February 8, 2008, Presidential Primary Election Ballot PropositionsTaxation Committee Legislative CommitteeThe following is for study only and has NOTbeen approved by the Taxation Committee, Legislative Committee, Executive Committee, or Board of Directors.Issue: What position should C.A.R. take on the ballot propositions on the February 2008 ballot?Action: Necessary, if C.A.R. wishes to take positions on the February 2008 ballot propositions.Option: C.A.R. Ballot Position Options:1.FOR: This ballot measure is consistent with C.A.R. policy and its passage would be beneficial to the real estate industry.2. AGAINST: This ballot measure conflicts with C.A.R. policy and its passage could have a harmful effect on the real estate industry.3. NEUTRAL: This ballot measure may be real estate related, but C.A.R. has chosen not to take a position.4. NOT REAL ESTATE RELATED: This ballot measure may be significant, but is deemed to not be related to propertyor real estate transactions.PROPOSITION NUMBER PENDING: Transportation Funding. Initiative Constitutional Amendment and Statute.Committee: Taxation CommitteeSummary:Proposition 1A, approved by the voters in 2006, allows the General Fund to “borrow” or suspend the Transportation Investment Fund (TIF) transfer for three years when the Governor declares that the transfer would cause a“significant negative fiscal impact on governmental functions” in conjunction with the enactment of an authorizing statute by the Legislature. This ballot measure would prohibit the retention of funds earmarked for the TIF by the General Fundfor use unrelated to transportation after July 1, 2008. Furthermore, this initiative would eliminate General Fund “borrowing” of transportation funds, except for cash-flow purposes, and would require repayment to the TIF within 30 days of theadoption of a state budget. The proposition would also require all funds not transferred to the TIF prior to July 1, 2007, be repaid by June 30, 2017. Finally, the initiative would re-affirm the TIF allocation formula for the distribution of the revenuesestablished by Propositions 42 and 1A.Pro:Proponents to this measure have yet to register with the Secretary of State’s Office.Con:Opposition to this measure has yet toregister with the Secretary of State’s Office.NOTE:The issue this ballot proposition is seeking to solve was addressed by Proposition 1A approved by the voters in the 2006 General Election. Unfortunately, this measure failed to qualify in time to appear on that ballot and, thus, the TIF funding problem has been resolved.C.A.R.’s Board of Directors, at its October 2001 meeting, voted to take a “NEUTRAL” position on PROPOSITION 42 of 2002, known as the Transportation Funding: Sales and Use Tax Revenues, Legislative Constitutional Amendment. Proposition 42 required, from 2003 through 2008, that gasoline sales tax revenues be used for state and local transportation purposes and allocated the revenues as follows: 20 percent to public transportation, 40 percent to transportation improvement projects, and 40 percent to local streets and roads improvements.
C.A.R.’s Board of Directors, at its June 2006 Meetings, voted to take a “FOR” position on Proposition 1A of 2006, known as the Transportation Funding Protection, Legislative Constitutional Amendment. This proposition changed the provisions for suspending the transfer from the General Fund to the Transportation Investment Fund (TIF) by requiring (1) the Governor’s proclamation to declare that the suspension is necessary “due to a severe fiscal hardship,” (2) the legislature enacts a statute, passedby a 2/3 vote in each house, suspending the transfer, and (3) the legislature enacts a second statute to repay the TIF with interest by the end of the third fiscal year of the original suspension. Proposition 1A allows the transfer to the TIF to be suspended only twice within a 10 year period, and prohibits withholding the transfer to the TIF if the previous suspension has not been repaid. Finally, Proposition 1A requires that all funds that were not transferred to the TIF prior to July 1, 2007, be repaidby June 30, 2016, and makes the tax on motor vehicle fuels, and the TIF allocation formula for the distribution of the revenues established by Proposition 42, permanent. C.A.R. supported Proposition 1A because it protects transportation funding for traffic congestion relief projects and safety improvements and restricts the state from using state fuel taxes for any purpose other than transportation improvements.Position: ___ FOR___AGAINST ___NEUTRAL ___NOT REAL ESTATE RELATEDPROPOSITION NUMBER PENDING: Community Colleges. Funding. Governance. Fees. Initiative Constitutional Amendment and Statute.Committee: Taxation CommitteeSummary:This proposition establishes a system of independent public community college districts and a Board of Governors (BOG), consisting of 19 members appointed by the Governor, in the state constitution. Beginning in 2007-08, the total amount of General Fund and local property tax revenues allocated to school districts and community colleges would be calculated separately for each system. K-12 funding would increase according to the existing Proposition 98 formula that is based on growth in the economy and K-12 attendance. Community colleges districts funding from Proposition 98 would increase a minimum of 1 percent, with a cap at 5 percent, in any year based on economic growth and changes in the college-age population. The initiative allocates 10.46 percent of any funds the Legislature allocates as repayment of Proposition 98 to community colleges and reduces community college fees to $15 per unit, instead of the current $26 per unit. The initiative limits future fee increases toten percent or, if it is lower, the percent change in personal income in California. The Legislative Analyst and Director of Finance estimate an annual loss of fee revenue to community colleges of $85 million in 2007-08 but the revenue loss will partiallybe offset by the minimum funding guarantee.Pro:The proponents argue that the state can fund community enrollment without raising taxes or taking funds from K-12 by utilizing a dual-funding mechanism under Proposition 98. Furthermore, the proponent’s argue that this initiative will lower student fees and prevent fees from increasing faster than the personal incomes.Con:Opposition to this measure has yet to register withthe Secretary of State’s Office.NOTE:C.A.R.’s Board of Directors, at its October 1988 Meetings, voted to take an “AGAINST” position on Proposition 98 of 1988, known as the School Funding Initiative.C.A.R. opposed Proposition 98 because it established ballot box budgeting and committed the state to make revenue available to education for instructional improvements and accountability without regard to other state obligations. The proposition established a minimum level of state funding for school and community college districts, which is equal to a minimum increase of four percent of the preceding years budget adjusted for inflation and increases in enrollment. C.A.R. also objected to the funding formula because it does not allow for school funding to ever be reduced; it can only be increased.Position: ___ FOR ___AGAINST ___NEUTRAL ___NOT REAL ESTATE RELATEDPROPOSITION NUMBERPENDING: Limits on Legislators’ Terms in Office. Initiative Constitutional Amendment.Committee: Legislative CommitteeSummary:This proposition reduces the total amount of time aperson may serve in the state legislature from 14 years to 12 years; however, the initiative allows a person to serve a total of 12 years either in the Assembly, the Senate, or a combination of both. The proposition provides a transition period to allowcurrent members of the Legislature to serve a total of 12 consecutive years in the house in which they are currently serving. This 12 year limitation will include those years already served in the house where the member is currently serving, but does notinclude any prior service in the other house of the legislature.Pro:Proponents argue that term limits need to be reformed to reduce partisanship, and put an end to the constant campaign cycle. Furthermore, proponents argue thatit is critical to permit legislators to remain in a single house of the Legislature for a longer period of time in order to acquire the knowledge and expertise necessary to address public policy issues facing California.Con:Opponents argue that this proposition’s sole goal is to allow current legislators to continue to serve in the State Legislature and to ultimately weaken term limits for future legislators.NOTE:C.A.R.’s Board of Directors, at its October 1990 Meetings, voted to take a “NOT REAL ESTATE REALTED POSITION” on Proposition 140 of 1990, which placed limits on terms in office, legislators’ retirement and legislative operating costs.Proposition 140 limited the number of years an individual my serve in the State Legislature. The initiative permits a member of the Legislature to serve at total of 14 years, consisting of no more then six years, or three terms, in the Assembly and no more then eight years, or two terms, in the Senate.Position: ___ FOR ___AGAINST ___NEUTRAL ___NOT REAL ESTATE RELATEDNovember 4, 2008, General Election Ballot PropositionPROPOSITION NUMBER PENDING: Safe, Reliable High-Speed Passenger Train Bond Act for the 21st Century. Summary:This measurewould enact the Safe, Reliable High-Speed Train Bond Act for the 21st Century to provide $9.95 billion in general obligation bonds to fund the planning and construction of a high-speed passenger (bullet) trainsystem and improvements to other rail systems in the state. $9 billion would be used in conjunction with available federal funds for the purpose of funding the planning and construction of a high-speed train system in this state pursuant to the business plan of the High-Speed Rail Authority. $950 million of the bond proceeds would be available for capital projects on other passenger rail lines to provide connections to the high-speed train system, capacity enhancements and safety improvements to those lines. The initial network would run from San Francisco to Los Angeles, with the initial network from the Bay Area to Southern California possibly in operation by 2008. The measure defines a "high-speed train" as a passenger train capable of sustained operating speeds of at least 200 miles per hour, and establishes a separate definition for "high-speed train system" as a system with high-speed trains, including, right-of-way, track, power system, rolling stock, stations and associated facilities.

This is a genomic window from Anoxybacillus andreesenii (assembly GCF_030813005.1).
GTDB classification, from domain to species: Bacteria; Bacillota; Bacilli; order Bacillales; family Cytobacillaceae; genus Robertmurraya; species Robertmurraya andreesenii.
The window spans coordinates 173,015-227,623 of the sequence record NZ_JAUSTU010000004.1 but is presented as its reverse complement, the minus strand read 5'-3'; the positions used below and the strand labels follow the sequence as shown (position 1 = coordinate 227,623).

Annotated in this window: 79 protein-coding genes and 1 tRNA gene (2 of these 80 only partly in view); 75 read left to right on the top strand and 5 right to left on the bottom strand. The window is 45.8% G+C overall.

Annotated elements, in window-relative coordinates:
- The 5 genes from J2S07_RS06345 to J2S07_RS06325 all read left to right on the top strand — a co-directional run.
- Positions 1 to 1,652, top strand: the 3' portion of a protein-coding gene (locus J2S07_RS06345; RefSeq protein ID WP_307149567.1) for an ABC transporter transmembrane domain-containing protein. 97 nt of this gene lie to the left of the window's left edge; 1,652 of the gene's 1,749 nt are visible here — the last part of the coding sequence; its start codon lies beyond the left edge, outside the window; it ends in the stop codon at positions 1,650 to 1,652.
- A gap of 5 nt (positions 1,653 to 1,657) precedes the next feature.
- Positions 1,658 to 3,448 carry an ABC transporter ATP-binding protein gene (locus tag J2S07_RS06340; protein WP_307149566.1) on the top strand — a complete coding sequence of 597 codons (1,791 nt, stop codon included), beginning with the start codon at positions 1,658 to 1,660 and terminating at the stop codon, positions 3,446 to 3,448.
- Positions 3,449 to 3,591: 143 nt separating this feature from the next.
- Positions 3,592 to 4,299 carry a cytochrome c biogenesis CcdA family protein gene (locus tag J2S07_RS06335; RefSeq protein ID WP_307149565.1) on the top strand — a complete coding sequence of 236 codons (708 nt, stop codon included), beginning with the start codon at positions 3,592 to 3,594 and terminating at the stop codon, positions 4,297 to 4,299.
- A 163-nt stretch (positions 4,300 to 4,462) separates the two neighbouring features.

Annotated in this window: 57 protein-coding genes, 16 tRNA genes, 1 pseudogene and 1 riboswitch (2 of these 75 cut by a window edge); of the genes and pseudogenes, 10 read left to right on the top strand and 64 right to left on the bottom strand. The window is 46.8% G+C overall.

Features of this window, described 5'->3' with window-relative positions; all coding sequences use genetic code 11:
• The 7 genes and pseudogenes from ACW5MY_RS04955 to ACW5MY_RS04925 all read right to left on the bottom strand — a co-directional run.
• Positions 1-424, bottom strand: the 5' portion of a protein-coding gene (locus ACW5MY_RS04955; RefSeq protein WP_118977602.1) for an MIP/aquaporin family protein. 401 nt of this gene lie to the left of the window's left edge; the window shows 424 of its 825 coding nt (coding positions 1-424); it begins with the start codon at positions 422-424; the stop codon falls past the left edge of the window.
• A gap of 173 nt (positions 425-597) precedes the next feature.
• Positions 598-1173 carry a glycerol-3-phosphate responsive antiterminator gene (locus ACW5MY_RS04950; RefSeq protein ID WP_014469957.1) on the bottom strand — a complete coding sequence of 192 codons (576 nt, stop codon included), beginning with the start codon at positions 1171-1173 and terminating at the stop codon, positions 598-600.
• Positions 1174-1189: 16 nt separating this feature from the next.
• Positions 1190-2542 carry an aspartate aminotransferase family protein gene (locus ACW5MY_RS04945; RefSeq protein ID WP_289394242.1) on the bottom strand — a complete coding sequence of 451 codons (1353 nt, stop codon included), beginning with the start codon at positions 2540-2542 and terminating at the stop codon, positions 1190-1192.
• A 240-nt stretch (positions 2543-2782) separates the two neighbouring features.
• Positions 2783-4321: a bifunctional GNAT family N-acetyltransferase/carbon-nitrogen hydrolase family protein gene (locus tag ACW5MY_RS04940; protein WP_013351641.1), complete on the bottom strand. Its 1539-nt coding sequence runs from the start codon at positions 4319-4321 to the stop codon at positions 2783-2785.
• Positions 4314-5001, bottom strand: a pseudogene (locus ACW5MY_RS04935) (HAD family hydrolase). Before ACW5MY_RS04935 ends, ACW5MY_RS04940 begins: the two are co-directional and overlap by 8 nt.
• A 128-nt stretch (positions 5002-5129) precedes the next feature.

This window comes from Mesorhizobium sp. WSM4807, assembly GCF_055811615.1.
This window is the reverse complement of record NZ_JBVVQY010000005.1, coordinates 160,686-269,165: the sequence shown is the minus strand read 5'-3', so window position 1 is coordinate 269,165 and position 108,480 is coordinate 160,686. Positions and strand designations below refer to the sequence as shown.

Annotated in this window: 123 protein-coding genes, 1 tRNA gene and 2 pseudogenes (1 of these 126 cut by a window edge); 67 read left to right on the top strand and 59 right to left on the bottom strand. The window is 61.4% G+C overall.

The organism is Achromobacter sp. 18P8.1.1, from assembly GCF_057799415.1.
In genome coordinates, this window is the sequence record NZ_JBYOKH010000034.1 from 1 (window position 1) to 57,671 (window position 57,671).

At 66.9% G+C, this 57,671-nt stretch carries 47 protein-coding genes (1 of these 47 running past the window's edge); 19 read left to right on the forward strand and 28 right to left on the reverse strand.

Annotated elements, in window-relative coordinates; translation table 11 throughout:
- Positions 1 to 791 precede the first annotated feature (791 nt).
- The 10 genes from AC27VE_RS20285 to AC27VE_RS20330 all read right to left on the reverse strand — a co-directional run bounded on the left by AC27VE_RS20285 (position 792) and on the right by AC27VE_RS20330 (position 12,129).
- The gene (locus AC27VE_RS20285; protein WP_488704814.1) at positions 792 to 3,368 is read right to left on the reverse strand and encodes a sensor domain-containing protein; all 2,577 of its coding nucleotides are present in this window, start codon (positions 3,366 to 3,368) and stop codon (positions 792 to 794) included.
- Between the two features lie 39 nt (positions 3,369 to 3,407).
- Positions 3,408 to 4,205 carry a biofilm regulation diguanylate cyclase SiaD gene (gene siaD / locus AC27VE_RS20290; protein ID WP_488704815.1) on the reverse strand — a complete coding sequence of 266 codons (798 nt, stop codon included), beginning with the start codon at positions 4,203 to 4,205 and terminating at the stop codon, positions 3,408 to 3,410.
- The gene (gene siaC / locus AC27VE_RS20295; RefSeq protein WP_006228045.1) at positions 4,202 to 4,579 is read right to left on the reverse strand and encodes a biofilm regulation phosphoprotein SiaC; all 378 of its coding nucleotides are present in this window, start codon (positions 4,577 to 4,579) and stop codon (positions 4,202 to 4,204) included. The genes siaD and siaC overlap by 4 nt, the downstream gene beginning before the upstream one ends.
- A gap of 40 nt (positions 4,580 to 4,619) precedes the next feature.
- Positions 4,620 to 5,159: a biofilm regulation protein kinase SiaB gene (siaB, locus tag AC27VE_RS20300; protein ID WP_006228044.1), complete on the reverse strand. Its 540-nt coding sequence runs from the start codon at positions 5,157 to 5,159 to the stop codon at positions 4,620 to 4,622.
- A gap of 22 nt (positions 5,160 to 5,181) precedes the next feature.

Pro:Proponents of the measure foresee a 700-mile high speed train system extending from San Diego to the Bay Area and Sacramento, serving the major metropolitan centers of the state. Increasing congestion and security considerations in air travel, impediments toairport expansion and related ground access requirements will increase the need for the development and expansion of alternative means of transportation and travel. The proponents foresee a high-speed train system that will provide a new mode of travel that links the major metropolitan areas of the state; connections to international airports, mass transit, and the highway network; provides added capacity to meet increases in intercity travel demand in California; and a rail system that would be constructed in a manner sensitive to, and protective of, California's unique natural resources. Con:Opposition to this measure has yet to register with the Secretary of State’s Office.NOTE: The C.A.R. Board of Directors, at its September 2005 Meetings, voted to take a “NOT REAL ESTATE RELATED” position. AB 713 of 2006 provides that the Safe, Reliable High-Speed Passenger Train Bond Act for the 21st Century removed the proposition from the November 7, 2006, General Election ballot and it is now scheduled to appear on the November 4, 2008, General Election ballot.Position: ___ FOR ___AGAINST ___NEUTRAL _X_NOT REAL ESTATE RELATED